By Shari Perlstein
Michael Moore has done it again. In the past, he has created compelling films such as “Capitalism: A Love Story,” which playfully explored the economic downturn of 2008 and corporate greed’s effect on American lives. He also produced “Fahrenheit 9/11,” which humorously explored the government’s motives for the invasion of Iraq and Afghanistan. Now, he has created an ingenious, thought-provoking documentary chronicling where America should invade next and what resources we should harvest from these conquests. I know what you’re thinking; “Ew! A documentary! How boring,” but this exposé is anything but boring. When my parents took me to see this film over the five-day weekend, I was so not excited to see some documentary about all the wars America has participated in. I was mistaken. This film is the most beautiful piece of satire I have ever experienced.
We all know America as the democracy-spreading, peace-bringing interventionalist. We invade places, claiming to bring democracy, when in reality we infiltrated Afghanistan for their oil and Panama for a canal. When seeing the title, “Where Should We Invade Next,” I assumed that it would be some boring analysis about the next place America should intervene to spread democracy and take their resources. Instead, Moore went to all the countries America would never think of invading: progressive European countries and African nations. With each country, he “stole” their ideas for improving whatever aspect of society--be it government, education, work, food quality, or prisons. From France, he took their impeccable school lunches (a three course meal with serving staff). In Iceland, he highlighted the women’s participation in politics and economics. He even made a little stop in Berlin to reminisce the fall of the Berlin Wall.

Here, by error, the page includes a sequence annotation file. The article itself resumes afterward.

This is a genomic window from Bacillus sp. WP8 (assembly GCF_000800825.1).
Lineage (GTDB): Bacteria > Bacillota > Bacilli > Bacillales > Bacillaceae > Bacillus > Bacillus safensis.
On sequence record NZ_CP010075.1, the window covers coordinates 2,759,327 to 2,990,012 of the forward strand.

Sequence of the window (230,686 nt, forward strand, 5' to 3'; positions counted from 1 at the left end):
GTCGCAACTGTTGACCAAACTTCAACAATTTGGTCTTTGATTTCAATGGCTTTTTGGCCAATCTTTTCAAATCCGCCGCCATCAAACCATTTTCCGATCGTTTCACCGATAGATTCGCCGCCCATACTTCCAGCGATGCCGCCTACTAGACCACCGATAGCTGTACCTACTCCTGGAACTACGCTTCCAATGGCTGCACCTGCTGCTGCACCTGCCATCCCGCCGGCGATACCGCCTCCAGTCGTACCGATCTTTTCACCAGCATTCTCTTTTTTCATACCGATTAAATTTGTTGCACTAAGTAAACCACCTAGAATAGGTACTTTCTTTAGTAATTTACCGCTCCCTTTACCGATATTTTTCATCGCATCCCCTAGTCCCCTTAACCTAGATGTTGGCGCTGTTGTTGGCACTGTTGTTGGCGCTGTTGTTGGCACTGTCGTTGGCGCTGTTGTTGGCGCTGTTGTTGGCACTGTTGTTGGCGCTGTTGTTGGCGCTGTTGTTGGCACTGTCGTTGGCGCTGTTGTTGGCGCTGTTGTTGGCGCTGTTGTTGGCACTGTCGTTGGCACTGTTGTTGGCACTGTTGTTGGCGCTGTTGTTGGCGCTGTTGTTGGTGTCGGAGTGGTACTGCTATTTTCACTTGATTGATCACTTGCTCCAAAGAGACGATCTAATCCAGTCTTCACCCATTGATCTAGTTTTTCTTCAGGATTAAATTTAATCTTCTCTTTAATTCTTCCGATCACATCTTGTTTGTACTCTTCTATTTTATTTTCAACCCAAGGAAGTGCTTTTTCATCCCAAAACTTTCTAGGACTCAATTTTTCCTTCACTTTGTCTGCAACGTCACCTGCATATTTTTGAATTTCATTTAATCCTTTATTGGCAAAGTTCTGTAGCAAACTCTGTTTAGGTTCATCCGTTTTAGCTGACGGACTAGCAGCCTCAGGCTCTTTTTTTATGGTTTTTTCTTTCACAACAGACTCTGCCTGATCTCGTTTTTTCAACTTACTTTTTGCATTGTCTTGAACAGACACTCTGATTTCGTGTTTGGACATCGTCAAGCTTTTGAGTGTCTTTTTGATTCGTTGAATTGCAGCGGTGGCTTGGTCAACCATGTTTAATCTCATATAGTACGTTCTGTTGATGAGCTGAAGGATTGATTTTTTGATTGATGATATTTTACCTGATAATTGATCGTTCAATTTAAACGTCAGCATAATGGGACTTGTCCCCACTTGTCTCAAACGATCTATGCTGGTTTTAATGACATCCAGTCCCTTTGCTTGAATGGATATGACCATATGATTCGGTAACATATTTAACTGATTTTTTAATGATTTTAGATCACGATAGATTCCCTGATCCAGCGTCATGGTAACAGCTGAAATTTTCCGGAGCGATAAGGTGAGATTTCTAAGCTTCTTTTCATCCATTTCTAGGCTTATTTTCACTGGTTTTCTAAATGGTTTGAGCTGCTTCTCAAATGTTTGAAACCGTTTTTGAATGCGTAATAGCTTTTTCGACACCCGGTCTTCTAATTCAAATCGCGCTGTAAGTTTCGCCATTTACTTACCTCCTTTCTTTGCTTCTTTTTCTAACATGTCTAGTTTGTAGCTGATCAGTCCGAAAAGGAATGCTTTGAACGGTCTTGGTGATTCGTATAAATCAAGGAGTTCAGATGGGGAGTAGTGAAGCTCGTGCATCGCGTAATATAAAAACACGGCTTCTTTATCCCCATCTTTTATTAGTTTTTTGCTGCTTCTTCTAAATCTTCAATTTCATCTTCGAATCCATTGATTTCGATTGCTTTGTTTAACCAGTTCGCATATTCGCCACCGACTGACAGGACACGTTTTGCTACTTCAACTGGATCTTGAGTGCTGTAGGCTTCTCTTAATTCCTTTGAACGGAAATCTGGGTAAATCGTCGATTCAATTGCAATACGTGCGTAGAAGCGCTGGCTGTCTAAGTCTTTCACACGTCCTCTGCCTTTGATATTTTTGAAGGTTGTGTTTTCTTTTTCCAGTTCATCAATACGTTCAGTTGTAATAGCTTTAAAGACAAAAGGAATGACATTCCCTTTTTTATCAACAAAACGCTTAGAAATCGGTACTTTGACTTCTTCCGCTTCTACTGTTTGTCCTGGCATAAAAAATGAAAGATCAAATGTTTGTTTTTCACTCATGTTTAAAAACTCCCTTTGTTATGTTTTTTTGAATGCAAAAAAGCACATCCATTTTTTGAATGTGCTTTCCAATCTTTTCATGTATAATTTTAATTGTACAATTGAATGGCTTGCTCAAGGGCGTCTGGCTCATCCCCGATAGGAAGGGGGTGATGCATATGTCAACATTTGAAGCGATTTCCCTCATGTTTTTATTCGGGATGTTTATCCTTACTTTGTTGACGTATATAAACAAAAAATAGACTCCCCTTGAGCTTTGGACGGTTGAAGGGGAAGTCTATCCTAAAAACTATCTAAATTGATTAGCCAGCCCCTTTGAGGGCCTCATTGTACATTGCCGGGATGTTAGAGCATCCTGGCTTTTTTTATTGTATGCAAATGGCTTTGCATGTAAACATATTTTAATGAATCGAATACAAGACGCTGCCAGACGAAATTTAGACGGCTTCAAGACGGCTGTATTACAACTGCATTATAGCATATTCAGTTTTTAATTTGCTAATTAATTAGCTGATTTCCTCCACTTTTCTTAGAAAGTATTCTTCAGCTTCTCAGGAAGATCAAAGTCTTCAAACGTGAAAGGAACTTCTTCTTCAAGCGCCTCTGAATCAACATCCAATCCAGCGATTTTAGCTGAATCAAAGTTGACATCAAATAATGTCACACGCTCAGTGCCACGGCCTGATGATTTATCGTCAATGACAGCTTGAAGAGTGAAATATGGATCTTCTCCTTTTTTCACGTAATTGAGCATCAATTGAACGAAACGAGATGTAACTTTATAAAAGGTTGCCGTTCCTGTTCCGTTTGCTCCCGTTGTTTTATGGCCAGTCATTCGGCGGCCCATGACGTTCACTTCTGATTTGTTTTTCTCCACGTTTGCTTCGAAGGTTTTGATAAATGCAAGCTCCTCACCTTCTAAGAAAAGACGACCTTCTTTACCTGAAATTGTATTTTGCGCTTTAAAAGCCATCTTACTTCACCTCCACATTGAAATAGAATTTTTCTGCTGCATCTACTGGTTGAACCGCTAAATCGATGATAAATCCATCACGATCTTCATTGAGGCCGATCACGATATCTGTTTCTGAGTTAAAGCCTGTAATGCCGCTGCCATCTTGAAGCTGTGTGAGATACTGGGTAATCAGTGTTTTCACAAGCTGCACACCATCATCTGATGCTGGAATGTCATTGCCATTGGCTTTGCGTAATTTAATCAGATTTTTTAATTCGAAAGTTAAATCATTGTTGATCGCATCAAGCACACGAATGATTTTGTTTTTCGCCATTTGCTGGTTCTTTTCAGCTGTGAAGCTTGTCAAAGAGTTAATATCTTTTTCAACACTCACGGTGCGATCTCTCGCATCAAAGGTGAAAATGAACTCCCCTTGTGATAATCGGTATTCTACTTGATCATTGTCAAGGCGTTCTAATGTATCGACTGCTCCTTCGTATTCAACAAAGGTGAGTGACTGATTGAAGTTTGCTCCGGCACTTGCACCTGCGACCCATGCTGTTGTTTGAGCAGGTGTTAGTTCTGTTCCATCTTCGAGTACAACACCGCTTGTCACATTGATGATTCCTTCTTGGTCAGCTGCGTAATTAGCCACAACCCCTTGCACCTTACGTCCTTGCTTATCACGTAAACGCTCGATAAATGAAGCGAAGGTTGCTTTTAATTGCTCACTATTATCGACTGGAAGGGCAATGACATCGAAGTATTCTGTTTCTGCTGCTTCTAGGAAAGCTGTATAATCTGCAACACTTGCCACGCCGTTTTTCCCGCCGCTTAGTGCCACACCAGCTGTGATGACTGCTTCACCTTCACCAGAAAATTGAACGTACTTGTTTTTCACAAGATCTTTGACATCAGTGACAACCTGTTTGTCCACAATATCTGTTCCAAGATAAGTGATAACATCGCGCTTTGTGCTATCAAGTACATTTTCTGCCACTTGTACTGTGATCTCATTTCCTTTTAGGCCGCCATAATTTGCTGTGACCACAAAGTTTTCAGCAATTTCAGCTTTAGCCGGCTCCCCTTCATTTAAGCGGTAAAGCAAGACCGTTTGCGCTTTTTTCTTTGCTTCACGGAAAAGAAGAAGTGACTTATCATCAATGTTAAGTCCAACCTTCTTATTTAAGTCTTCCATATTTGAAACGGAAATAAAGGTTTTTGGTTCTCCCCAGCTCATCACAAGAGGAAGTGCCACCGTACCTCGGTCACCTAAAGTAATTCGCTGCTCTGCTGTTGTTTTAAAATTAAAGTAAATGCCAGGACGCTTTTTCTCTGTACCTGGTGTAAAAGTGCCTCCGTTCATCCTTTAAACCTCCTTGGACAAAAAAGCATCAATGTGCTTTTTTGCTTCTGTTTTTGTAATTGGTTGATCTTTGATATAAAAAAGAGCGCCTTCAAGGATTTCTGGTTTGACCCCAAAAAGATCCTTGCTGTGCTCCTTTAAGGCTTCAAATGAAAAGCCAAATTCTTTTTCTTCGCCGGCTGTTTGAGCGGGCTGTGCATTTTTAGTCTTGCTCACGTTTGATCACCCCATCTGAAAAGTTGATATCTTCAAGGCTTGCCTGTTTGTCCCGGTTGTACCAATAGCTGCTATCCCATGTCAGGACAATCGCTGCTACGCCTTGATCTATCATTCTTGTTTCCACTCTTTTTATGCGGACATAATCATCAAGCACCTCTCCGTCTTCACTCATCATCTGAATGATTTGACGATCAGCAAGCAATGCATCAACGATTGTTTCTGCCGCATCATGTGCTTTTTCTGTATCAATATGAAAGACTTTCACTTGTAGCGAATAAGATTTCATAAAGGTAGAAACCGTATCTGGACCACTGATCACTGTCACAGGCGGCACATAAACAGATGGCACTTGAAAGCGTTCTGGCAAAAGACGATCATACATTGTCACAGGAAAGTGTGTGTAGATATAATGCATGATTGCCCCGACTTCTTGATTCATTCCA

The ideas Moore talks about are not radical. When he was in Finland discussing their education system, I was shamelessly flailing my arms at the screen, almost screaming, “This! This is what America needs to do!” I mean, the people of Tunisia overthrew their dictator because they were done with the corruption plaguing their country. He talked to the residents of these countries and discussed the different revolutions that took place over the last couple of decades. He got first-hand information from journalists, politicians, and even students. He then told them about the conditions in America, humor lacing his voice, but their responses of absolute disbelief and sadness truly highlight what Moore is trying to say. This is not to say that America has never played with the “radical” ideas each country possesses. In fact, the entire point of the movie was to say that America has always had these values, but we’ve strayed far, far away from our American ideals.
Moore’s message is clear. Maybe we should not be taking oil and weapons, but instead take their innovative techniques and progressive ideals. Not only did this movie discuss the values that so many of us hold dearly, but also it brings up the values that we may have never even considered. I highly recommend anyone go see this movie, but it’s only playing at a limited number of theaters, so get a ticket while you can.
Music. Movies. TV Shows. Student spotlights. Culture of all shapes and sizes--that's the focus of our Arts section.